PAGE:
Recent presidential election history shows that the Democrats are most successful when they appeal to independents, centrists and left of center moderate voters. So far most of the candidates’ messages seem to be directed to the far left fringe segment, many of whom would rather see a Trump reelection than a victory by a candidate that they don’t support.

Today, Democrats not only can’t agree on which issues to emphasize, but on the best strategy to run against Trump. Even if all the Democratic presidential candidates suddenly stop attacking each other and agree on a single candidate, the task of defeating Trump will still be difficult because of Democratic infighting.

Already a Sanders supporter said on television that if the senator doesn’t get the nomination his supporters will stay home on Election Day, as many probably did 2016. And an African-American spokesperson said they must be represented on the presidential ticket in order to get out their votes, meaning that if it’s an all white ticket many will not vote again, mirroring what happened in 2016. Bullying statements like those turn off many voters and bolster the chances of another Trump victory. (These statements prove what has been said of the Democratic Party for decades: It’s composed of various special interest groups that only care about their particular concerns and not what’s good for all Americans.)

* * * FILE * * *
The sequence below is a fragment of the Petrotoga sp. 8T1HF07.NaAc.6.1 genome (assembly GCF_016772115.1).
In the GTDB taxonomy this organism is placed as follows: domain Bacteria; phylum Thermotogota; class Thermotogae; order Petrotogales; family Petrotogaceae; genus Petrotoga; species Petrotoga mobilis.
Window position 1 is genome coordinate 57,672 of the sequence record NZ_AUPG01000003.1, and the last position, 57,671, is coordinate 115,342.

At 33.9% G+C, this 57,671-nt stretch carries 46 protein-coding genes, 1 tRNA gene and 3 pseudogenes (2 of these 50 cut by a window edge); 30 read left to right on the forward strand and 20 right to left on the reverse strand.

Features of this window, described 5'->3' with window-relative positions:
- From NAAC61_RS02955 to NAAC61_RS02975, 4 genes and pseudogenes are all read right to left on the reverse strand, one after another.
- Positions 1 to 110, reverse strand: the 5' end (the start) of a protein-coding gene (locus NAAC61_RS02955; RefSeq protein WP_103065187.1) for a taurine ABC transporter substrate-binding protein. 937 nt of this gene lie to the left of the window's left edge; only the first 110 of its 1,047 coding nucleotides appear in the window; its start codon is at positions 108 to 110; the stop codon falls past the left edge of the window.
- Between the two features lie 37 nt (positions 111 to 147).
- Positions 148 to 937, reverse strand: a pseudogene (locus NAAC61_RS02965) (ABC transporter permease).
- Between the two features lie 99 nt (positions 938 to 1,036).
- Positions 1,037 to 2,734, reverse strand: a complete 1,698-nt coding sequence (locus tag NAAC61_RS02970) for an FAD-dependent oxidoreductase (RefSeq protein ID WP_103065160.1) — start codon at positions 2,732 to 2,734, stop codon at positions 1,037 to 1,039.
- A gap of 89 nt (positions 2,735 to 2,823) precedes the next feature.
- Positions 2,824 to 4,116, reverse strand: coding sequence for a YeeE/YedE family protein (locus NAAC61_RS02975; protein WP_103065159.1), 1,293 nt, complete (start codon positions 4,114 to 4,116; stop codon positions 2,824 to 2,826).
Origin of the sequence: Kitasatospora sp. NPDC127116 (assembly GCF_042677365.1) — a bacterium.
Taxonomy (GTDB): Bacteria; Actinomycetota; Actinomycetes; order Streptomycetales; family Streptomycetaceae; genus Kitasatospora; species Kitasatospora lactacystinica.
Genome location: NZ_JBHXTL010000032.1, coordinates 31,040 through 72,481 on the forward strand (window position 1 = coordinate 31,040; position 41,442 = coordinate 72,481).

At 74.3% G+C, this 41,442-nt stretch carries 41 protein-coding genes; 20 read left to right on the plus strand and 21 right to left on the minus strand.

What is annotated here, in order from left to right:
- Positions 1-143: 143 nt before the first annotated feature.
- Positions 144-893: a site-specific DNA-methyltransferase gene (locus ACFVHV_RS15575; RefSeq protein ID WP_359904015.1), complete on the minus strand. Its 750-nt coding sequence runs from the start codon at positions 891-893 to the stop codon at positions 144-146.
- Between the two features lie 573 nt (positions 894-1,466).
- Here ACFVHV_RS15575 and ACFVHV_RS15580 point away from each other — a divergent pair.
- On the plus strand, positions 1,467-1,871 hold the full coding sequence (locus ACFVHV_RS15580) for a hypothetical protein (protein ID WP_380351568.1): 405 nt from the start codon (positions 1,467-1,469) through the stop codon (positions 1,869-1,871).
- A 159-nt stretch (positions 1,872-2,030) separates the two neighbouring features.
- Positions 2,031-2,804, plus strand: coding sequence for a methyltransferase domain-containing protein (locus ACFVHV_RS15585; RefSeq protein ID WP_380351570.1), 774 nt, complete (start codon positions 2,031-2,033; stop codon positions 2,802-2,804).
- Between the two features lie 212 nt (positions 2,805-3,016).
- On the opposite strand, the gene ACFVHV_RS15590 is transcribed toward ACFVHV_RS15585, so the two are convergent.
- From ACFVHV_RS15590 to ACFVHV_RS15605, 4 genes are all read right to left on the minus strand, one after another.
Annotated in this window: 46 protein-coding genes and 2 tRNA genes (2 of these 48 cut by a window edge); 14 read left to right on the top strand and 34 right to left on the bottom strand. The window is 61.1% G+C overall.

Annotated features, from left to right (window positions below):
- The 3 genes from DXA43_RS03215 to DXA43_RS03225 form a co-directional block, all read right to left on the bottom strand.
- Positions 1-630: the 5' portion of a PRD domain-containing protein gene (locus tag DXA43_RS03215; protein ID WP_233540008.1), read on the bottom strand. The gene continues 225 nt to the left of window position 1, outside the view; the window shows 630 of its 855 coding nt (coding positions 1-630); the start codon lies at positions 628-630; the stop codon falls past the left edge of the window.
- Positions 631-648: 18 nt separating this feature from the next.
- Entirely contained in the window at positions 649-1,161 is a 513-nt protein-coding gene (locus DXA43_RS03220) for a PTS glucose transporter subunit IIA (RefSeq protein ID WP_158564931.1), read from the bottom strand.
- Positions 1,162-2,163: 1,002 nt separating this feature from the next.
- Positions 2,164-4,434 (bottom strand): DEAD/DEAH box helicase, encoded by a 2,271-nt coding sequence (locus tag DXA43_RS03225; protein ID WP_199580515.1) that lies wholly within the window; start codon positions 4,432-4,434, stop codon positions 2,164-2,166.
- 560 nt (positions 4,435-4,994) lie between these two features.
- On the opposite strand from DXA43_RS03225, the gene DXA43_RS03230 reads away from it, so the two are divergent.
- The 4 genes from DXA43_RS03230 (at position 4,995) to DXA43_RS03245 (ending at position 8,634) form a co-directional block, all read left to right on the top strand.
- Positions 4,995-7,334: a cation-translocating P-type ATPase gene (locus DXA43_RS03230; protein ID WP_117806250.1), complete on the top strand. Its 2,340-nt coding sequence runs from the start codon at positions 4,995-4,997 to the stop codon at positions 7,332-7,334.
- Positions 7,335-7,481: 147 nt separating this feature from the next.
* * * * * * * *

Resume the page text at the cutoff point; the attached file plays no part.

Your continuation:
An under reported problem that Democrats must solve if they hope to defeat Trump is that many African-Americans haven’t come to the voting booth since President Obama left the White House. In 2016, in states with large black populations, the less than expected black vote gave the states and presidency to Trump. The same scenario was repeated in Tuesday’s close North Carolina congressional election, resulting in a GOP win.

Also, in what might be a turnoff to middle of the road Democrats – the so-called Reagan Democratsmany of the candidates for president are campaigning as if the Democratic platform should consist of Emma Lazarus’ famous poem on the base of the Statue of Liberty. That’s a path to Ellis Island, not a road map to the White House.